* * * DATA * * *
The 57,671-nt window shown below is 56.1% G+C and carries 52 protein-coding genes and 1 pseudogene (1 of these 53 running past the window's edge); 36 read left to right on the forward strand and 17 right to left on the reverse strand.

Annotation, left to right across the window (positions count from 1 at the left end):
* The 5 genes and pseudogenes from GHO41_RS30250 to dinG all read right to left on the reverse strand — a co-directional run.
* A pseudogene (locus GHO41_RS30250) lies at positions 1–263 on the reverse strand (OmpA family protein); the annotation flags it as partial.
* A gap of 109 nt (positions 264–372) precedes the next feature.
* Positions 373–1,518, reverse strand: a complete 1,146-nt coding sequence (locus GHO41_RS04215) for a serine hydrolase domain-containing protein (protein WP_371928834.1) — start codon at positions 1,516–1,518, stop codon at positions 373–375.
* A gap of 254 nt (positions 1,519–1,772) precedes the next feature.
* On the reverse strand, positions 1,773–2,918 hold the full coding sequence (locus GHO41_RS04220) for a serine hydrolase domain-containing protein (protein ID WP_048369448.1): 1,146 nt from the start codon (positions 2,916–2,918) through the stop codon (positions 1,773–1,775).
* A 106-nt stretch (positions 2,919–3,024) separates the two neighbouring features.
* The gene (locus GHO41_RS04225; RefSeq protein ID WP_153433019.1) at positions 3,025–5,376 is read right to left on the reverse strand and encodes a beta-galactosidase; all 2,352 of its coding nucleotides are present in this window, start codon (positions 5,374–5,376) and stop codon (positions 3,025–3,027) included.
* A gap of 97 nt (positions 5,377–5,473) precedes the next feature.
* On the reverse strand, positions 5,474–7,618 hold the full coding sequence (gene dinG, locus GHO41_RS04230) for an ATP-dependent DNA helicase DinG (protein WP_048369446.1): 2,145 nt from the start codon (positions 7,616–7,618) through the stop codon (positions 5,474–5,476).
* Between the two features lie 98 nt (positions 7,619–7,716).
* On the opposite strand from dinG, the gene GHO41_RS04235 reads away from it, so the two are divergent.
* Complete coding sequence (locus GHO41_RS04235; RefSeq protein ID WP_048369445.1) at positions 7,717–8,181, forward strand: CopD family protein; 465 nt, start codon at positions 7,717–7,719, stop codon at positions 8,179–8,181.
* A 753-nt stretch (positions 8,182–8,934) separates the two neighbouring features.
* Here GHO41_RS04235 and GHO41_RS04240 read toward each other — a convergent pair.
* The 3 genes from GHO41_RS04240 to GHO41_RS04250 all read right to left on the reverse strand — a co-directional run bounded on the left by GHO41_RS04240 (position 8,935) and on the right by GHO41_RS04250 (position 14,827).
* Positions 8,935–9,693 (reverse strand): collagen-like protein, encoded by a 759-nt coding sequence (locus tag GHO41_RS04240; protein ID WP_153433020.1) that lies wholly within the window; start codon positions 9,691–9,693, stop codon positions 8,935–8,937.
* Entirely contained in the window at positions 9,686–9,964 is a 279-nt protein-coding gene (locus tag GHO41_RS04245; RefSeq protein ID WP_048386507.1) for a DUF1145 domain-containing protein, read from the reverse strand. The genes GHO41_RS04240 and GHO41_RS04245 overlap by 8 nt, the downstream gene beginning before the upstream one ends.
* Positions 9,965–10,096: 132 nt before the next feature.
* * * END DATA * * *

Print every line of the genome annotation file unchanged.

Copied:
The 57,671-nt window shown below is 56.1% G+C and carries 52 protein-coding genes and 1 pseudogene (1 of these 53 running past the window's edge); 36 read left to right on the forward strand and 17 right to left on the reverse strand.

Annotation, left to right across the window (positions count from 1 at the left end):
* The 5 genes and pseudogenes from GHO41_RS30250 to dinG all read right to left on the reverse strand — a co-directional run.
* A pseudogene (locus GHO41_RS30250) lies at positions 1–263 on the reverse strand (OmpA family protein); the annotation flags it as partial.
* A gap of 109 nt (positions 264–372) precedes the next feature.
* Positions 373–1,518, reverse strand: a complete 1,146-nt coding sequence (locus GHO41_RS04215) for a serine hydrolase domain-containing protein (protein WP_371928834.1) — start codon at positions 1,516–1,518, stop codon at positions 373–375.
* A gap of 254 nt (positions 1,519–1,772) precedes the next feature.
* On the reverse strand, positions 1,773–2,918 hold the full coding sequence (locus GHO41_RS04220) for a serine hydrolase domain-containing protein (protein ID WP_048369448.1): 1,146 nt from the start codon (positions 2,916–2,918) through the stop codon (positions 1,773–1,775).
* A 106-nt stretch (positions 2,919–3,024) separates the two neighbouring features.
* The gene (locus GHO41_RS04225; RefSeq protein ID WP_153433019.1) at positions 3,025–5,376 is read right to left on the reverse strand and encodes a beta-galactosidase; all 2,352 of its coding nucleotides are present in this window, start codon (positions 5,374–5,376) and stop codon (positions 3,025–3,027) included.
* A gap of 97 nt (positions 5,377–5,473) precedes the next feature.
* On the reverse strand, positions 5,474–7,618 hold the full coding sequence (gene dinG, locus GHO41_RS04230) for an ATP-dependent DNA helicase DinG (protein WP_048369446.1): 2,145 nt from the start codon (positions 7,616–7,618) through the stop codon (positions 5,474–5,476).
* Between the two features lie 98 nt (positions 7,619–7,716).
* On the opposite strand from dinG, the gene GHO41_RS04235 reads away from it, so the two are divergent.
* Complete coding sequence (locus GHO41_RS04235; RefSeq protein ID WP_048369445.1) at positions 7,717–8,181, forward strand: CopD family protein; 465 nt, start codon at positions 7,717–7,719, stop codon at positions 8,179–8,181.
* A 753-nt stretch (positions 8,182–8,934) separates the two neighbouring features.
* Here GHO41_RS04235 and GHO41_RS04240 read toward each other — a convergent pair.
* The 3 genes from GHO41_RS04240 to GHO41_RS04250 all read right to left on the reverse strand — a co-directional run bounded on the left by GHO41_RS04240 (position 8,935) and on the right by GHO41_RS04250 (position 14,827).
* Positions 8,935–9,693 (reverse strand): collagen-like protein, encoded by a 759-nt coding sequence (locus tag GHO41_RS04240; protein ID WP_153433020.1) that lies wholly within the window; start codon positions 9,691–9,693, stop codon positions 8,935–8,937.
* Entirely contained in the window at positions 9,686–9,964 is a 279-nt protein-coding gene (locus tag GHO41_RS04245; RefSeq protein ID WP_048386507.1) for a DUF1145 domain-containing protein, read from the reverse strand. The genes GHO41_RS04240 and GHO41_RS04245 overlap by 8 nt, the downstream gene beginning before the upstream one ends.
* Positions 9,965–10,096: 132 nt before the next feature.